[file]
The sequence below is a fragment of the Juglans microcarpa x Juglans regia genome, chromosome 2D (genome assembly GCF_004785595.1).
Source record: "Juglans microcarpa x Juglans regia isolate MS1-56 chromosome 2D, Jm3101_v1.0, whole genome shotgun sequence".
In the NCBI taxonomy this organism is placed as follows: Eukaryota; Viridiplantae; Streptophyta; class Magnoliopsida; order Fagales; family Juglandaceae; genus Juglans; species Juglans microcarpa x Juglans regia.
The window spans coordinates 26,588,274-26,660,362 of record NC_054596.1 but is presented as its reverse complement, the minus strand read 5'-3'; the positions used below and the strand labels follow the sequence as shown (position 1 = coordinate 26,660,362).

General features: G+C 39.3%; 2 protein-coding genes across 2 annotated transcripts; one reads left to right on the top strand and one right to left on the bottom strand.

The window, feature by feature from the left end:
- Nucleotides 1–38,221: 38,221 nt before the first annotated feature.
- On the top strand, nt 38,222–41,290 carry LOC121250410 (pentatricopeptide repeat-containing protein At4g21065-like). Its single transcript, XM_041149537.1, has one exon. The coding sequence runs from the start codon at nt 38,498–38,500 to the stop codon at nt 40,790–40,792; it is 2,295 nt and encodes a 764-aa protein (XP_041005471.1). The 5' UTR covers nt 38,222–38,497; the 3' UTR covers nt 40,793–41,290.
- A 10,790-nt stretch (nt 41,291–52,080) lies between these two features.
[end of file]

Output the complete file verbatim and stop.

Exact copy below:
The sequence below is a fragment of the Juglans microcarpa x Juglans regia genome, chromosome 2D (genome assembly GCF_004785595.1).
Source record: "Juglans microcarpa x Juglans regia isolate MS1-56 chromosome 2D, Jm3101_v1.0, whole genome shotgun sequence".
In the NCBI taxonomy this organism is placed as follows: Eukaryota; Viridiplantae; Streptophyta; class Magnoliopsida; order Fagales; family Juglandaceae; genus Juglans; species Juglans microcarpa x Juglans regia.
The window spans coordinates 26,588,274-26,660,362 of record NC_054596.1 but is presented as its reverse complement, the minus strand read 5'-3'; the positions used below and the strand labels follow the sequence as shown (position 1 = coordinate 26,660,362).

General features: G+C 39.3%; 2 protein-coding genes across 2 annotated transcripts; one reads left to right on the top strand and one right to left on the bottom strand.

The window, feature by feature from the left end:
- Nucleotides 1–38,221: 38,221 nt before the first annotated feature.
- On the top strand, nt 38,222–41,290 carry LOC121250410 (pentatricopeptide repeat-containing protein At4g21065-like). Its single transcript, XM_041149537.1, has one exon. The coding sequence runs from the start codon at nt 38,498–38,500 to the stop codon at nt 40,790–40,792; it is 2,295 nt and encodes a 764-aa protein (XP_041005471.1). The 5' UTR covers nt 38,222–38,497; the 3' UTR covers nt 40,793–41,290.
- A 10,790-nt stretch (nt 41,291–52,080) lies between these two features.